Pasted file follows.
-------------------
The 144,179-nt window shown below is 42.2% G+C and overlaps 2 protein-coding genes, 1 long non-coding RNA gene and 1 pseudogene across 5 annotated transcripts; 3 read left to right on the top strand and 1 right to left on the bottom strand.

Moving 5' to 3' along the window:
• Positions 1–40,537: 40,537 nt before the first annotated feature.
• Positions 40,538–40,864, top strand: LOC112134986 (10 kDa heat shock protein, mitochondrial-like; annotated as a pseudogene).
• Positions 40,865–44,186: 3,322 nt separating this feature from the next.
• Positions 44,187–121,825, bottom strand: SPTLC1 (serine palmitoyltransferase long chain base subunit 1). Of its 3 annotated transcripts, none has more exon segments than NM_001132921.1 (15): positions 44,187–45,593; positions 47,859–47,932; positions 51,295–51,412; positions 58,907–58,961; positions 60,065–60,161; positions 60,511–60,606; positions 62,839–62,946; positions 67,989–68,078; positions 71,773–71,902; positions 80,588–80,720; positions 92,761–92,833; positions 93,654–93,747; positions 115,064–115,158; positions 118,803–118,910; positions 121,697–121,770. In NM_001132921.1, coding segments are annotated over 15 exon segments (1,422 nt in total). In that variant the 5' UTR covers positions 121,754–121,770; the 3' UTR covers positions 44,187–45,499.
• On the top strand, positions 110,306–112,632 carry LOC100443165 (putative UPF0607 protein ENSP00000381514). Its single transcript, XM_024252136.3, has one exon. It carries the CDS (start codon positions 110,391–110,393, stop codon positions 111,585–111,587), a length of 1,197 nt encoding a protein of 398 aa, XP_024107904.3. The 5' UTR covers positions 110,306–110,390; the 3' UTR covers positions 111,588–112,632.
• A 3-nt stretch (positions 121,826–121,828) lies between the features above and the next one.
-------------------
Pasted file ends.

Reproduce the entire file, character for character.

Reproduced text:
The 144,179-nt window shown below is 42.2% G+C and overlaps 2 protein-coding genes, 1 long non-coding RNA gene and 1 pseudogene across 5 annotated transcripts; 3 read left to right on the top strand and 1 right to left on the bottom strand.

Moving 5' to 3' along the window:
• Positions 1–40,537: 40,537 nt before the first annotated feature.
• Positions 40,538–40,864, top strand: LOC112134986 (10 kDa heat shock protein, mitochondrial-like; annotated as a pseudogene).
• Positions 40,865–44,186: 3,322 nt separating this feature from the next.
• Positions 44,187–121,825, bottom strand: SPTLC1 (serine palmitoyltransferase long chain base subunit 1). Of its 3 annotated transcripts, none has more exon segments than NM_001132921.1 (15): positions 44,187–45,593; positions 47,859–47,932; positions 51,295–51,412; positions 58,907–58,961; positions 60,065–60,161; positions 60,511–60,606; positions 62,839–62,946; positions 67,989–68,078; positions 71,773–71,902; positions 80,588–80,720; positions 92,761–92,833; positions 93,654–93,747; positions 115,064–115,158; positions 118,803–118,910; positions 121,697–121,770. In NM_001132921.1, coding segments are annotated over 15 exon segments (1,422 nt in total). In that variant the 5' UTR covers positions 121,754–121,770; the 3' UTR covers positions 44,187–45,499.
• On the top strand, positions 110,306–112,632 carry LOC100443165 (putative UPF0607 protein ENSP00000381514). Its single transcript, XM_024252136.3, has one exon. It carries the CDS (start codon positions 110,391–110,393, stop codon positions 111,585–111,587), a length of 1,197 nt encoding a protein of 398 aa, XP_024107904.3. The 5' UTR covers positions 110,306–110,390; the 3' UTR covers positions 111,588–112,632.
• A 3-nt stretch (positions 121,826–121,828) lies between the features above and the next one.